- Immunity is a top concern of consumers, leading some brands in the alcohol space to highlight the immune-boosting benefits of ingredients like vitamin C, B-12, turmeric, or omegas.
- THC, CBD, and cannabis-infused RTD alcoholic beverages are becoming more available in some regions of North America.
- Other purposeful RTD alcoholic beverages recently launched included electrolytes, anti-inflammatory antioxidants, adaptogens like l-theanine, superfoods like jicama, and superfruits such as acerola.
RTDs can Fulfill Consumer Desire for Customization and Personalization
Just as brewers develop different beers to whet the appetite, follow a good meal, or fit with late-night sipping, RTD producers can build need-or-occasion-based portfolios. Benefit-based assortments that allow consumers to mix-and-match for different occasions give RTD brands opportunities to build loyalty and market share.
For example, assortments could include:
- a low calorie, low sugar, lower ABV product as a healthier option
- a higher ABV, spirit-based RTD beverage for a cocktail-like experience
- a no-alcohol adult taste profile with a formula that supports relaxation, focus, calmness, or energy
Flavors and More (Complex) Flavors Keep Consumers Trying RTD Alcoholic Beverages
According to Mintel’s GNPD, North American producers launched more than 200 flavors of RTD alcoholic drinks last year. Brands continue to feature singular, core flavors like lime, lemon, mango, raspberry, and strawberry, but these 5 flavors accounted for less than 15 percent of new products.
Flavor combinations such as mango-passionfruit, cherry-acai, or lemon-lime are more common and the direction most manufacturers turn to for innovation. Bases like vodka, gin, and grain-neutral spirits provide versatile palettes for a wide range of flavors. The challenge? Finding the pairings that excite consumers to try a new flavor with the taste that keeps them coming back for another can or bottle.
Fruit (like mango, watermelon, or peach), citrus, and berry profiles have consistently ranked as the top 3 choices for formulators launching single flavors in the past 3 years. Leading flavor combinations introduced since 2019 paired:
- 2 or more citrus fruits
- sweeter fruit blends like mango and peach
- berry and citrus combos such as cranberry with lime
- berry and sweeter fruit pairings like strawberry-guava
Trending Flavors in Flavored Alcoholic Beverages
|Top Flavors (Single or in Combination) RTD Flavored Alcohol from 2017-2021|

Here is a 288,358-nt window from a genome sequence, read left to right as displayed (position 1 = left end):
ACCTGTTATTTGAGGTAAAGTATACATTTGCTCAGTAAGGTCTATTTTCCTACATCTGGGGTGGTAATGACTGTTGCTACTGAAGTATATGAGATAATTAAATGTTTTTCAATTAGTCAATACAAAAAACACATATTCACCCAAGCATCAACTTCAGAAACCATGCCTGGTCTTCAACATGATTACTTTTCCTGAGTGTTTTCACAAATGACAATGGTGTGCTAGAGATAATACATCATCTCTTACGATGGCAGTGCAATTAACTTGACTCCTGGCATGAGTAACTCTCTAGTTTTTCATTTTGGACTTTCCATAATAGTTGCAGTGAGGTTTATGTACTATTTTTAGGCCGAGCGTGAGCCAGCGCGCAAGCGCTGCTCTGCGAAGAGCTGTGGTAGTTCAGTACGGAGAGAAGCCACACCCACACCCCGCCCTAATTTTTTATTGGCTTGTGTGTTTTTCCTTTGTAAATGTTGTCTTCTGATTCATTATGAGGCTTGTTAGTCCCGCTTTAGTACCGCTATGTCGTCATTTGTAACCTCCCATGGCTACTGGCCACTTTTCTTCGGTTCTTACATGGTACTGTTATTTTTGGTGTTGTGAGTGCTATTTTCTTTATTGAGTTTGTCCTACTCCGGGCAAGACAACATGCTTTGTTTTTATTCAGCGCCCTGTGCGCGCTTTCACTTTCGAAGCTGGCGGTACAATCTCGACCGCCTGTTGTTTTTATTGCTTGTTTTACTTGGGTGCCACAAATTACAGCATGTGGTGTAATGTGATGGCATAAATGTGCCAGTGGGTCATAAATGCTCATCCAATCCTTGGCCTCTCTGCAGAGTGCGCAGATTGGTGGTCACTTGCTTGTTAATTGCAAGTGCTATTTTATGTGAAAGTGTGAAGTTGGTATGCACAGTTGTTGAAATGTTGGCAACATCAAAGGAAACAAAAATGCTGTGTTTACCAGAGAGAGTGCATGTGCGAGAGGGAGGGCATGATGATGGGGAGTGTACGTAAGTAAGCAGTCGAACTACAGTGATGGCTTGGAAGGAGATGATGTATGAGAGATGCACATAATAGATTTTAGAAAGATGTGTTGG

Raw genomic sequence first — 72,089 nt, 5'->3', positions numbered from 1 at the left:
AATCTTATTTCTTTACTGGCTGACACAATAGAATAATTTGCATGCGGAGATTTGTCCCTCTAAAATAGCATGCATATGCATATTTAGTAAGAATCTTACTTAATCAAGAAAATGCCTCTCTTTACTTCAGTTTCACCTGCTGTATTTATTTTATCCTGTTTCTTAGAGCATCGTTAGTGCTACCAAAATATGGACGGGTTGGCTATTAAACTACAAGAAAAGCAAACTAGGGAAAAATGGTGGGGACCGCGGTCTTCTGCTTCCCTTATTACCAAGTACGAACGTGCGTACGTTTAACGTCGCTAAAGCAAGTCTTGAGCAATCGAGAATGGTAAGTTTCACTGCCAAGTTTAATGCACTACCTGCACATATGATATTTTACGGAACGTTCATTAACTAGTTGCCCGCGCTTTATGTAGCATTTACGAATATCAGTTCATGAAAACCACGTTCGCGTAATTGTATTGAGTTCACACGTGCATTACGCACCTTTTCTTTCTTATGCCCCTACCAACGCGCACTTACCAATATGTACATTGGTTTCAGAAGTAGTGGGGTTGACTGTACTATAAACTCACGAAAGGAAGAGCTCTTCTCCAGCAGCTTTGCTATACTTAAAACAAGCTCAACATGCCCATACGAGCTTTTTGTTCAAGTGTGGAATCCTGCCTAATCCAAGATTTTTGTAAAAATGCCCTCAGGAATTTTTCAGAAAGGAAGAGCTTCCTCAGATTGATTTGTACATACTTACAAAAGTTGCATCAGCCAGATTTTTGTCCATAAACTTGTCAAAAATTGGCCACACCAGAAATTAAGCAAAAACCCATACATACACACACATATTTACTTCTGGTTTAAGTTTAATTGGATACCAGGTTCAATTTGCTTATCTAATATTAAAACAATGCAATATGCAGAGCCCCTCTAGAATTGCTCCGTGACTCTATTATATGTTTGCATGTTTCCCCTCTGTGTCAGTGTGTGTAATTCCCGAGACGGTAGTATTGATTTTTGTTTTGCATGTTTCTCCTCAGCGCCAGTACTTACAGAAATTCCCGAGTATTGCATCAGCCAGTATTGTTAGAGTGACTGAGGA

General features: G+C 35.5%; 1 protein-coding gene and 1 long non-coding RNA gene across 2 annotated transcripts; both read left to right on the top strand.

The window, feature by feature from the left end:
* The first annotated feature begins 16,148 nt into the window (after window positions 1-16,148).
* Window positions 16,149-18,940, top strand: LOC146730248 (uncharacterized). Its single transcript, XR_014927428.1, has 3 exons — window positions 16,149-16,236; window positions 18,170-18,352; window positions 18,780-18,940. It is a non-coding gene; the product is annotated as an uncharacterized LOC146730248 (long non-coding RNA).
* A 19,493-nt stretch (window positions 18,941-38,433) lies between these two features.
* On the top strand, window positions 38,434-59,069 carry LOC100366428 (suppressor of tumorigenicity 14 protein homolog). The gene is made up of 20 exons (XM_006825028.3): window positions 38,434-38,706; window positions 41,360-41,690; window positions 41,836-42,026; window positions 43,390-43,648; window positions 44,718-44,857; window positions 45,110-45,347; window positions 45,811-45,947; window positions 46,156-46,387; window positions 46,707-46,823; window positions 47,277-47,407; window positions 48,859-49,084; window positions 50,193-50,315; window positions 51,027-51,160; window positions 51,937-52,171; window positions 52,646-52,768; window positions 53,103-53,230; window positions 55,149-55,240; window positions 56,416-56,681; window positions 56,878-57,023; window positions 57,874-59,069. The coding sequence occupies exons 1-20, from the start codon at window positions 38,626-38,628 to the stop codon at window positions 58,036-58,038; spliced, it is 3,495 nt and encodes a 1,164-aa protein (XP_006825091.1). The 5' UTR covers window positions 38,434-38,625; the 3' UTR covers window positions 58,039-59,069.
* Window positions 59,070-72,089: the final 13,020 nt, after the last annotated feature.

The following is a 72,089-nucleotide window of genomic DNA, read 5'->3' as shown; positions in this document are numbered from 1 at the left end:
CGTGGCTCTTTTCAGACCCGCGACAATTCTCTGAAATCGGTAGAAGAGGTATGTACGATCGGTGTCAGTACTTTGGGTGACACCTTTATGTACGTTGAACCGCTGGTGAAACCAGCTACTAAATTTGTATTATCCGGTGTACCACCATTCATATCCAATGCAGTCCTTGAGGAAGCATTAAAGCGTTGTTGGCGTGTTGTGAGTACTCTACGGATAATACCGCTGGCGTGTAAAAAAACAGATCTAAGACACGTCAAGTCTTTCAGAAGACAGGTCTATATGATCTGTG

|Top 10 Launched Flavors||Top 10 Growing Flavors|
|Black Cherry||Mango (+250%)|
|Lemon & Lime||Lemon & Lime (+200%)|
|Raspberry||Moscow Mule (+200%)|
|Lemonade||Pink Lemonade (+100)|
Mintel. North America.
Flavors Provide Benefits Beyond Delicious Taste
Choosing flavor combinations starts with defining brand goals including the target audience and selecting the RTD beverage base. While producers can incorporate flavor through raw ingredients or juices, adding flavor ingredients to RTD alcoholic beverages offers several advantages.
When FlavorSum talked with Stephen Rich, Certified Cicerone, Prudhomme Beer Sommelier, and BJCP Certified Beer Judge, he pointed out that flavors:
- Give brewers and distillers more accurate, consistent dosing
- Provide a steady supply and easier customizability of unique tastes (or blends)
- Offer easy, flexible incorporation into the brewing or distillation process
- Minimize safety and contamination risks
- Represent a sustainable ingredient that reduces volume loss in RTDs
Achieve RTD Alcoholic Beverage Launch Success
The innovation journey to launch a RTD Alcoholic beverages promises mixology opportunities and challenges for brewers and distillers.
- North American adult beverage drinkers are eager to explore new brands and flavors, but with discernment and high expectations about taste and performance.
- Although formulators may have creative freedom with benchtop RTDs, several regulatory agencies in North America set limits on alcoholic beverage brands:
- The Alcohol and Tobacco Tax and Trade Bureau (TTB) regulates the approval of alcoholic beverages in the U.S.
- The U.S. Food and Drug Administration oversees flavor usage through the Code of Federal Regulations (CFR) – Title 21.
- Health Canada regulates alcohol through the Food and Drugs Act (FDA) and the Food and Drug Regulations (FDR).
- Provisions of the Safe Food for Canadians Act (SFCA) and the Safe Food for Canadians Regulations (SFCR) also apply to alcoholic beverages.
- Provincial liquor boards in Canada also regulate the labeling and sale of alcoholic drinks including RTDs and hard seltzers.
Fortunately, resources and suppliers are available to help navigate the formulation and regulatory complexities of RTD innovation, clearing the path to success for RTD brands.
Whether you’re looking to try out a novel flavor pairing, complement flavor notes in your base formulation, or find inspiration for your next launch, FlavorSum is here to help. Check out FlavorSum’s e-book to kickstart your innovation process: How to Master Formulation Challenges in the ‘Wild West’ of RTD Cocktails.